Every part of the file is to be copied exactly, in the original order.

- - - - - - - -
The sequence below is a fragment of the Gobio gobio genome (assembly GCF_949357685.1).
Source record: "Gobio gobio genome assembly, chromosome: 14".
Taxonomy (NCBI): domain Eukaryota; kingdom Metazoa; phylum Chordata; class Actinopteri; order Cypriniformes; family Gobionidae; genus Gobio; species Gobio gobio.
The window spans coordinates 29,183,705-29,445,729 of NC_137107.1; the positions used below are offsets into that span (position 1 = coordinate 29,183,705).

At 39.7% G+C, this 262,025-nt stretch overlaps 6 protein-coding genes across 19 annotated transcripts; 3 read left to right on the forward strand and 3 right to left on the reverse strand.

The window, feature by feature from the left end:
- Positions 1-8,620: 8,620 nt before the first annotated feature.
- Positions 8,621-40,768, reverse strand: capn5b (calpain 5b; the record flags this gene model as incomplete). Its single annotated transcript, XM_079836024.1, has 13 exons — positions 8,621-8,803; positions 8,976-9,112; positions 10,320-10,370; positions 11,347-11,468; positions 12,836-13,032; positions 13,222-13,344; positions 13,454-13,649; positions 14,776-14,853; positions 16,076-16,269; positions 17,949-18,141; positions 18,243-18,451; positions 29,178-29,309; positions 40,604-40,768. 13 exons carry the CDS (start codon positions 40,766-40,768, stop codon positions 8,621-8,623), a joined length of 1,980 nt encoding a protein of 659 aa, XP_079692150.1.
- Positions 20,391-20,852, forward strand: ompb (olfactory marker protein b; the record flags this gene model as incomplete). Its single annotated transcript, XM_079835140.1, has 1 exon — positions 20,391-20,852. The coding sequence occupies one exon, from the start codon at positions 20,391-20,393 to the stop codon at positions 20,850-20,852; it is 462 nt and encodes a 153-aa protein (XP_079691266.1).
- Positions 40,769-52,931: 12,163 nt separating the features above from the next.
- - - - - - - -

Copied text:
The sequence below is a fragment of the Gobio gobio genome (assembly GCF_949357685.1).
Source record: "Gobio gobio genome assembly, chromosome: 14".
Taxonomy (NCBI): domain Eukaryota; kingdom Metazoa; phylum Chordata; class Actinopteri; order Cypriniformes; family Gobionidae; genus Gobio; species Gobio gobio.
The window spans coordinates 29,183,705-29,445,729 of NC_137107.1; the positions used below are offsets into that span (position 1 = coordinate 29,183,705).

At 39.7% G+C, this 262,025-nt stretch overlaps 6 protein-coding genes across 19 annotated transcripts; 3 read left to right on the forward strand and 3 right to left on the reverse strand.

The window, feature by feature from the left end:
- Positions 1-8,620: 8,620 nt before the first annotated feature.
- Positions 8,621-40,768, reverse strand: capn5b (calpain 5b; the record flags this gene model as incomplete). Its single annotated transcript, XM_079836024.1, has 13 exons — positions 8,621-8,803; positions 8,976-9,112; positions 10,320-10,370; positions 11,347-11,468; positions 12,836-13,032; positions 13,222-13,344; positions 13,454-13,649; positions 14,776-14,853; positions 16,076-16,269; positions 17,949-18,141; positions 18,243-18,451; positions 29,178-29,309; positions 40,604-40,768. 13 exons carry the CDS (start codon positions 40,766-40,768, stop codon positions 8,621-8,623), a joined length of 1,980 nt encoding a protein of 659 aa, XP_079692150.1.
- Positions 20,391-20,852, forward strand: ompb (olfactory marker protein b; the record flags this gene model as incomplete). Its single annotated transcript, XM_079835140.1, has 1 exon — positions 20,391-20,852. The coding sequence occupies one exon, from the start codon at positions 20,391-20,393 to the stop codon at positions 20,850-20,852; it is 462 nt and encodes a 153-aa protein (XP_079691266.1).
- Positions 40,769-52,931: 12,163 nt separating the features above from the next.